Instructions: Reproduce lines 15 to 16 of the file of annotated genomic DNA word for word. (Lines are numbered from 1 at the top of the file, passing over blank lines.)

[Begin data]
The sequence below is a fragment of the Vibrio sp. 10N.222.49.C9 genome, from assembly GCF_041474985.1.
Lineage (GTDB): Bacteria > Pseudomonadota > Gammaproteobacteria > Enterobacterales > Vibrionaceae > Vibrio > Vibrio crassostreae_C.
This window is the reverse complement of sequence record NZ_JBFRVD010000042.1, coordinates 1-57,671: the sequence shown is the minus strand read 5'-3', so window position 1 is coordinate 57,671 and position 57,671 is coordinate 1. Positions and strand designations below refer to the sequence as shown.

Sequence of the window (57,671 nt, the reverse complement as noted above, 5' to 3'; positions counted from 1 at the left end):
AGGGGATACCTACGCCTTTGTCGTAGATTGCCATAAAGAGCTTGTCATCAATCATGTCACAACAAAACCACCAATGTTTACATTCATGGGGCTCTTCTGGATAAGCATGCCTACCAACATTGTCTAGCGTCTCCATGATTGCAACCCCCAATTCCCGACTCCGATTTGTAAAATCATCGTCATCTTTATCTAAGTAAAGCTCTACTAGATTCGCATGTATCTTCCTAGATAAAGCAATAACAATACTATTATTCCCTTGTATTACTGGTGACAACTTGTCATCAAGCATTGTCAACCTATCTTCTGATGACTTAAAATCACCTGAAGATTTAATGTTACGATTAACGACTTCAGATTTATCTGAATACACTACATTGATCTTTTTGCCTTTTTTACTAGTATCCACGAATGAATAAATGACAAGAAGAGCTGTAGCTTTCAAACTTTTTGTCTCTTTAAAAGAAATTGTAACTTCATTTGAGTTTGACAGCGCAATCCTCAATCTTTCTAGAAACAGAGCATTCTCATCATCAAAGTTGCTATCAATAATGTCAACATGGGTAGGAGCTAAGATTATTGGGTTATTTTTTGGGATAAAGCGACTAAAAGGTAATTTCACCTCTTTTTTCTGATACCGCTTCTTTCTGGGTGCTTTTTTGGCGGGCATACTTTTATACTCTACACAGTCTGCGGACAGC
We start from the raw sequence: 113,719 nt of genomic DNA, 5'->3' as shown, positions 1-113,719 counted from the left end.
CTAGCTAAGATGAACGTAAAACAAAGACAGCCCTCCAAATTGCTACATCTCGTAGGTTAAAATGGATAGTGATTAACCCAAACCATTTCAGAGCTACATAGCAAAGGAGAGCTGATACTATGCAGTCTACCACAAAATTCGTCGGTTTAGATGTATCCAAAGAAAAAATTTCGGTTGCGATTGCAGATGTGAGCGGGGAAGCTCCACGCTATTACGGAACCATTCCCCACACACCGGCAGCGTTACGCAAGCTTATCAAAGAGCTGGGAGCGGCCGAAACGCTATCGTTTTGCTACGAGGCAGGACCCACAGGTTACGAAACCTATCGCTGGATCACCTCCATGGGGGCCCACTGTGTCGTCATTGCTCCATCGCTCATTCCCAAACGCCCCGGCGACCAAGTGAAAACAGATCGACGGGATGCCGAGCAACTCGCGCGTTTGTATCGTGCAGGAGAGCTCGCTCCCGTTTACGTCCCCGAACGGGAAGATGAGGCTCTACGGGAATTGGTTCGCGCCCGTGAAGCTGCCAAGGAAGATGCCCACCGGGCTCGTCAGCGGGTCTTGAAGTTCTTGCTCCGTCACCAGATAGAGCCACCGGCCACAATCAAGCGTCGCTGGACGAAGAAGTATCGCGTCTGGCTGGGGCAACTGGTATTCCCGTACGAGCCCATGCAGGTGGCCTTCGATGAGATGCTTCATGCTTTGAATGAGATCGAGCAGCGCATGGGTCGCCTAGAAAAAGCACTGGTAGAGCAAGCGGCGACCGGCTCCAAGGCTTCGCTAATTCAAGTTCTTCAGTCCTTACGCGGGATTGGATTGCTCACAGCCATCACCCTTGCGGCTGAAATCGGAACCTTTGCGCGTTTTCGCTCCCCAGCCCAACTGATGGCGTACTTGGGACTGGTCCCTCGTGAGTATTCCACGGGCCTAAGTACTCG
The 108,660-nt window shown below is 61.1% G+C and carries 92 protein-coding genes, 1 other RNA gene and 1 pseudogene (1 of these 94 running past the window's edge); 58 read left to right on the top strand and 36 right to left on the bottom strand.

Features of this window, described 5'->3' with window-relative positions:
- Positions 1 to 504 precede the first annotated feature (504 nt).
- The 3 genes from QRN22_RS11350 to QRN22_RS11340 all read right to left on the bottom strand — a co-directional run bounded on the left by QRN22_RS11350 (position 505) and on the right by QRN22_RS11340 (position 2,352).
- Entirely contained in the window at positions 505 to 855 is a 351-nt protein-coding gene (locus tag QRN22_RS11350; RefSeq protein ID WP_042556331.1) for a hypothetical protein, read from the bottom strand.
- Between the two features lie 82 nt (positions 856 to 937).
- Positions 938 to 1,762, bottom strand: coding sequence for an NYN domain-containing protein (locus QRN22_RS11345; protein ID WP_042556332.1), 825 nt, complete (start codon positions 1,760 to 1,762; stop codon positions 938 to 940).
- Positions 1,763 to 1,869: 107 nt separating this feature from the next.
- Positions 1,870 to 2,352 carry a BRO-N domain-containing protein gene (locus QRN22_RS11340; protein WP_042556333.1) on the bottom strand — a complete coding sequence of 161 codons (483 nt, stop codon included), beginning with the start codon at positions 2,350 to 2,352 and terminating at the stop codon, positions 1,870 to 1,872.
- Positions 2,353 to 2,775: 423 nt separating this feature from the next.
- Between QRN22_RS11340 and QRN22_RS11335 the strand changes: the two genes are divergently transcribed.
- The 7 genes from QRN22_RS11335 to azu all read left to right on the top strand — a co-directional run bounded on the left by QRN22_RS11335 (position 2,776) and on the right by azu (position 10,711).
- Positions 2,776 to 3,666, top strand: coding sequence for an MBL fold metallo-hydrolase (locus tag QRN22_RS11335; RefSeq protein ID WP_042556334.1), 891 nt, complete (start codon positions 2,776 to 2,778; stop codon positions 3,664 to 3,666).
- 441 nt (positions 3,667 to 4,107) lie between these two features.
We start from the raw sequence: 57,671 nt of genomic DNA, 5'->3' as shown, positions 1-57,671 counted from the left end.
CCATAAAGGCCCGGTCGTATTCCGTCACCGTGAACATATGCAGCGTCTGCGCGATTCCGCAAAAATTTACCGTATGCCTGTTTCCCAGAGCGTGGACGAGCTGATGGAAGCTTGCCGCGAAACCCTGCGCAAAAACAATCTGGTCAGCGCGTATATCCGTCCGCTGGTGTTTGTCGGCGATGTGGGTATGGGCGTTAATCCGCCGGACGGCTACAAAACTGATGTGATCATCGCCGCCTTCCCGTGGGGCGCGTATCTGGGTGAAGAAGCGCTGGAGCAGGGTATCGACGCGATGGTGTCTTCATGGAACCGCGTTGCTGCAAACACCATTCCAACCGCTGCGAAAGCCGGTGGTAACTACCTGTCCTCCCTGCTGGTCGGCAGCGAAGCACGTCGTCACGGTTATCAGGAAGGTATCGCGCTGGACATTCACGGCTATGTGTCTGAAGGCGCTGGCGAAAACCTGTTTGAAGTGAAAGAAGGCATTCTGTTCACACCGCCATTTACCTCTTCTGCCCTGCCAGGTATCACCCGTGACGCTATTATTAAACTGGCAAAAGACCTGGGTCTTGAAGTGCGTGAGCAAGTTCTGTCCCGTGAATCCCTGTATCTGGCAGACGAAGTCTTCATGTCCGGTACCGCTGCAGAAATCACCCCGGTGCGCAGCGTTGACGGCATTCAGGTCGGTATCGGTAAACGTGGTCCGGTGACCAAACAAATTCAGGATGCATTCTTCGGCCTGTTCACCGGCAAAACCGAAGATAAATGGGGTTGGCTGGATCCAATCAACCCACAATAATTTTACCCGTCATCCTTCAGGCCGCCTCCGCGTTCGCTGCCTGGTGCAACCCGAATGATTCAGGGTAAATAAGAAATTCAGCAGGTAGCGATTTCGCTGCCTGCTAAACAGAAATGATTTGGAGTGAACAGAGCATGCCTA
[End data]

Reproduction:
- Positions 1,763 to 1,869: 107 nt separating this feature from the next.
- Positions 1,870 to 2,352 carry a BRO-N domain-containing protein gene (locus QRN22_RS11340; protein WP_042556333.1) on the bottom strand — a complete coding sequence of 161 codons (483 nt, stop codon included), beginning with the start codon at positions 2,350 to 2,352 and terminating at the stop codon, positions 1,870 to 1,872.